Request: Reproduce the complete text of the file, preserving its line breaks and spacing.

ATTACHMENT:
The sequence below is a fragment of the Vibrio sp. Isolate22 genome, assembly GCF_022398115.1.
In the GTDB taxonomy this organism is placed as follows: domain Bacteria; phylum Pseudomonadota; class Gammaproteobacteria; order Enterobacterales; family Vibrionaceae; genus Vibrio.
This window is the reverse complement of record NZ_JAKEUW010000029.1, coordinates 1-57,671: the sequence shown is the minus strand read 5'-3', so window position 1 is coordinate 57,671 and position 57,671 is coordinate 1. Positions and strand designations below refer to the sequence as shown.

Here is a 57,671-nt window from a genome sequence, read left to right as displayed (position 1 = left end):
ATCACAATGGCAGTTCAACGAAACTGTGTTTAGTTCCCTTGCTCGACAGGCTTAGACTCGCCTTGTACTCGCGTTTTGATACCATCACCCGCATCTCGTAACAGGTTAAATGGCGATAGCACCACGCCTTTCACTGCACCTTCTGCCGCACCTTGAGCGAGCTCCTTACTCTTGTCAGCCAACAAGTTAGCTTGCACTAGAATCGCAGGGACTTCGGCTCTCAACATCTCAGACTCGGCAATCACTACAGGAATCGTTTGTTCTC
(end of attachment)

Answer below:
The sequence below is a fragment of the Vibrio sp. Isolate22 genome, assembly GCF_022398115.1.
In the GTDB taxonomy this organism is placed as follows: domain Bacteria; phylum Pseudomonadota; class Gammaproteobacteria; order Enterobacterales; family Vibrionaceae; genus Vibrio.
This window is the reverse complement of record NZ_JAKEUW010000029.1, coordinates 1-57,671: the sequence shown is the minus strand read 5'-3', so window position 1 is coordinate 57,671 and position 57,671 is coordinate 1. Positions and strand designations below refer to the sequence as shown.

Here is a 57,671-nt window from a genome sequence, read left to right as displayed (position 1 = left end):
ATCACAATGGCAGTTCAACGAAACTGTGTTTAGTTCCCTTGCTCGACAGGCTTAGACTCGCCTTGTACTCGCGTTTTGATACCATCACCCGCATCTCGTAACAGGTTAAATGGCGATAGCACCACGCCTTTCACTGCACCTTCTGCCGCACCTTGAGCGAGCTCCTTACTCTTGTCAGCCAACAAGTTAGCTTGCACTAGAATCGCAGGGACTTCGGCTCTCAACATCTCAGACTCGGCAATCACTACAGGAATCGTTTGTTCTC